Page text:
Reported by: banking|Updated: May 2, 2020
McKinsey and Co, in superb research paper, has described the new normal that will emerge post COVID-19 as the ‘next normal’, and predicts that there is bound to be dramatic restructuring of the economic and social order, severely impacting both the society and the business. The consultancy has also prescribed a 5-stage strategy to take the world from the crisis of today to the next normal post a successful battle with the virus – Resolve, Resilience, Return, Reimagination and Reform.
Without going into how McKinsey envisages operationalizing the strategy, one thing is clear – the next normal will be a paradigm shift in every activity of life. For example, social distancing may well become a norm and work-from-home will be the accepted reality. Supermarkets may become scarce and replaced by online malls and eCommerce establishments. Transportation systems will be restructured, possibly making them more efficient and convenient. Education will be widely online. Banking will see crucial changes (maybe in the very long run, branches may disappear, digital will prevail and physical interaction will be minimal). Better and efficient communication systems will evolve and mobile devices will gain multi-functionality.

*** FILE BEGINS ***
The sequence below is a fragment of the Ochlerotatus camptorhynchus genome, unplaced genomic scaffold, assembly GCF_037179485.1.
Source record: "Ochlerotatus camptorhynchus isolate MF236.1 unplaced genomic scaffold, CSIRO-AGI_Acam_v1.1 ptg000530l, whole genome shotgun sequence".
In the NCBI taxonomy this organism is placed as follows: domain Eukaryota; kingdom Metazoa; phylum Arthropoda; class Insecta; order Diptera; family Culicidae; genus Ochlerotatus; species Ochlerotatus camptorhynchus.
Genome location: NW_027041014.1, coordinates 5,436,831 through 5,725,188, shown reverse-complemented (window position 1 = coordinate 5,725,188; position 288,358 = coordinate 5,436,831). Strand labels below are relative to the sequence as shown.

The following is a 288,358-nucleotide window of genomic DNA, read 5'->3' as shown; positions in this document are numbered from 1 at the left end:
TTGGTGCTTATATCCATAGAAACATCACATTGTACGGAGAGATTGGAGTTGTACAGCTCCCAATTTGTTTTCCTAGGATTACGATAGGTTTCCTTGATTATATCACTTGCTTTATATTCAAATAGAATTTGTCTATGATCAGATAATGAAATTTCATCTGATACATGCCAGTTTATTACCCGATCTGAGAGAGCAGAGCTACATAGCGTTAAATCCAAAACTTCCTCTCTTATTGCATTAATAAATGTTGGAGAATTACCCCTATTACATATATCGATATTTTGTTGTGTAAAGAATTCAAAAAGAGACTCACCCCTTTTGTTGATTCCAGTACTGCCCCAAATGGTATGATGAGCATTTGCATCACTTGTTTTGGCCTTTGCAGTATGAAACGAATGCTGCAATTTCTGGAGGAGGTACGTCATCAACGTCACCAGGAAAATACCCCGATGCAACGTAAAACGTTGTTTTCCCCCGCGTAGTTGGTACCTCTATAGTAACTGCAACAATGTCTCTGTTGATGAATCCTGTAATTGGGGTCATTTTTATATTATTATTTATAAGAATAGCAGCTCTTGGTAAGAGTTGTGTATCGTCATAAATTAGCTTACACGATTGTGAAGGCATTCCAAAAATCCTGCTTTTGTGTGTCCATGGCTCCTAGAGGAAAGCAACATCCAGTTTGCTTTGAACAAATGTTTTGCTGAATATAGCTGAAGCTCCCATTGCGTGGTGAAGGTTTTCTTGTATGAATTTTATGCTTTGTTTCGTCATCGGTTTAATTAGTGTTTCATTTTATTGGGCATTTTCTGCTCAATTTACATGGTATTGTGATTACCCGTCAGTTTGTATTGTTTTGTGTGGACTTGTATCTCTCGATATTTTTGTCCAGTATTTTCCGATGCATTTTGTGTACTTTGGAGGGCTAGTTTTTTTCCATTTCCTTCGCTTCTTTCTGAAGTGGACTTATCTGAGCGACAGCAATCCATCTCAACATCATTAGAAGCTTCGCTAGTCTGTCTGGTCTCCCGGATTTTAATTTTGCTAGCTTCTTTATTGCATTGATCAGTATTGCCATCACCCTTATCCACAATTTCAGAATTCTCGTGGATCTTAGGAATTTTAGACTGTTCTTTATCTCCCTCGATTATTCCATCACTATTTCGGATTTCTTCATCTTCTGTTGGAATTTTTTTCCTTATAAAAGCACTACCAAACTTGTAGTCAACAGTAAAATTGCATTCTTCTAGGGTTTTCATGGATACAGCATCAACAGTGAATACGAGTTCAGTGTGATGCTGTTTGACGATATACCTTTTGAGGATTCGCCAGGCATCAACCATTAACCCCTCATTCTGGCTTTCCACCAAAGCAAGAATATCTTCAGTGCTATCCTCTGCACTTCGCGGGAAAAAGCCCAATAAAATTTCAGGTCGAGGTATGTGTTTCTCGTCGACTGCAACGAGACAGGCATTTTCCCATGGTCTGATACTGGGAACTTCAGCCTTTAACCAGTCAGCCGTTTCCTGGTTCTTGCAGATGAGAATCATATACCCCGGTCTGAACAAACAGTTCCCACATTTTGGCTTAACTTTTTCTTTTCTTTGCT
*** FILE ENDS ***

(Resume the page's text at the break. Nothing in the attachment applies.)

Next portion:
We will look at banking and education specifically. Pre-COVID-19 days have seen the banking industry discussing digitization quite aloud but just about 15% of the organizations have become digital in the true sense. Now, after the virus struck, banks are compelled to not just provide customers digital banking conveniences but are forced to offer online working facilities for the employees. Not doing so will see them losing customers and even talent.
Education is another area. When you shift teaching processes online, conveniences – for the students and teachers – are many with no compromise on quality or efficiency.
These 2 sectors have indeed seen the potential of digital transformation and are not going to take a step backward to the older practices. So, COVID-19 that way is a catalyst.
While the havoc the virus created is unprecedented, the future nevertheless may not be that bleak. But this will depend on how governments and society respond to the pandemic and the impact it had on the economies. As McKinsey’s paper says, perhaps COVID-19 may not just be a health crisis staring at humanity, it can as well be an occasion for a much-awaited restructuring of the global economic order. And perhaps the 5 stages that McKinsey outlines could offer world leaders a clear path to begin their journey towards the ‘next normal’.